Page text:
“Understanding is the first step to acceptance, and only with acceptance can there be recovery.”
― J.K. Rowling, Harry Potter and the Goblet of Fire
Just imagine yourself on an adventure of a lifetime. Your spaceship has landed on planet X. Eagerly, you step out of your ship excited to explore the place and immediately find yourself surrounded by immense beauty.
Your eyes fall on your favorite fruit lusciously hanging in bunches from a tree but when you step close towards it, you find it to be beyond your reach. You look around and see an army of minions running towards you with a ladder.
They lean the ladder against the tree for you. Unfortunately, every step of the ladder is a puzzle that you need to solve to reach the next rung. The instructions to crack the puzzle codes are given to you by the mob of minions that have surrounded you, in a language you cannot decipher.
They point vigorously to the fruit and urge and shove you towards it. Their instructions turn to raucous cries and even though you desperately try to communicate your inability to understand what needs to be done, they fail to listen.
The din overpowers you. Frustrated, you jump and shriek and when the shrill noise ensues, you cover your ears and shut your eyes. Why can’t these aliens stop this noise?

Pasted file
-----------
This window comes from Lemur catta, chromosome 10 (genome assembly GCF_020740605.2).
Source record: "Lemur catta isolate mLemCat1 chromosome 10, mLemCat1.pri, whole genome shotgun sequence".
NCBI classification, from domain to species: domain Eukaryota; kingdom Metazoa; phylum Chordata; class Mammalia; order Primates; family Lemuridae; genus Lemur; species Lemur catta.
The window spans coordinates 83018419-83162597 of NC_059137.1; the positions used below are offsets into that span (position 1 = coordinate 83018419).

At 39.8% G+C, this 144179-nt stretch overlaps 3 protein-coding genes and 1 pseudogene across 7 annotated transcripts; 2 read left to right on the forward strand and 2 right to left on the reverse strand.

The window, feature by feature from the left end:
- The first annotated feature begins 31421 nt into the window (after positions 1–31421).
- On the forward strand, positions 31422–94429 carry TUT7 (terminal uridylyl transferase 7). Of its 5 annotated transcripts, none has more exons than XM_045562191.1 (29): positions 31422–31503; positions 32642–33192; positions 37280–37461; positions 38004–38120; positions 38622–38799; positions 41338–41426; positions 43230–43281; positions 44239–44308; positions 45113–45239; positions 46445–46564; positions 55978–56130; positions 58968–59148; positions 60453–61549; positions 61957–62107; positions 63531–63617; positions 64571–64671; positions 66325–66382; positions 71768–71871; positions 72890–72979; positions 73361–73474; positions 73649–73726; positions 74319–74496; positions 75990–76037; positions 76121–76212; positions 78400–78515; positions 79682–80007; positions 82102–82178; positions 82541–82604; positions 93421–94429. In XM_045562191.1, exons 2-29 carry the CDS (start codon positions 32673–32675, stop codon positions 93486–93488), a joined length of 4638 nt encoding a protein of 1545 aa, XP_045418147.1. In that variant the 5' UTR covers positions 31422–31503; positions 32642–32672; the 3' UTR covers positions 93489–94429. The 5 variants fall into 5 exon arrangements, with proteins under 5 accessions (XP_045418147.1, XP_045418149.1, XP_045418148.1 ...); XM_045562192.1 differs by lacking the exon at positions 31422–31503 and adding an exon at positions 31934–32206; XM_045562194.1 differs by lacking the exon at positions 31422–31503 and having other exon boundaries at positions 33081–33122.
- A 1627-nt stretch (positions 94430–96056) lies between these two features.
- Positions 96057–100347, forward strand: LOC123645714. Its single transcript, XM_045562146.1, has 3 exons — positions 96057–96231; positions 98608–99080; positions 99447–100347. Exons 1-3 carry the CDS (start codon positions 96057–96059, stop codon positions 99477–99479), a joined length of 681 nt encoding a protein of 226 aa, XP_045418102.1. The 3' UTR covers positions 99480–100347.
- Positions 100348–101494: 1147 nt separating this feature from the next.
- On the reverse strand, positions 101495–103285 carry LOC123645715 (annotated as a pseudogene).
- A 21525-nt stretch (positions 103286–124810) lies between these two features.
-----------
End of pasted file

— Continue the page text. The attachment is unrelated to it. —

Why is it so difficult on this planet just to get a piece of fruit?
And this is exactly how a person with autism experiences the world. To the rest of us, he seems aloof and disconnected from his surroundings. In actuality, he simply does not process language and instructions in a way that we do. He has difficulty understanding social norms and what others are thinking and feeling. They are the rungs of ladder whose puzzle he is unable to decode.
Some children and adults who fall under the autism spectrum may be remarkably gifted in music, visual skills, math and art but struggle to find a place in the world because of their difficulty with social interactions and communication. To us their behavior seems baffling but what we need to understand is they are wired differently from us.
Research shows a person with autism responds to external stimuli in a way that is very different from others. Increased sensitivity or decreased sensitivity maybe present and these sensory challenges could even make a comfortable environment seem stressful to them. Everyday noises like the whirring of the fan which our brains are easily able to shut off are often magnified by theirs. This impaired ability manifests in unusual actions that may be repetitive such as flailing arms, twitching etc.
The abilities and challenges of autistics vary widely; not all of them are gifted but they are all competent. They do not need our sympathy but they certainly need our support to varying degrees. To lend them that support, we need to understand their struggles first and not bombard them with our rules, our ways of life and our perceptions of what is normal and what is not otherwise we would be just like the aliens in the example above.
Acceptance and awareness is the first step towards creating a world where the neuro diverse can exist happily.
This post was written with valuable inputs from Dr. Animita Saha, Atrium Health CMC – Myers Park, Charlotte, NC – whose impassioned work for the cause has helped us understand autism.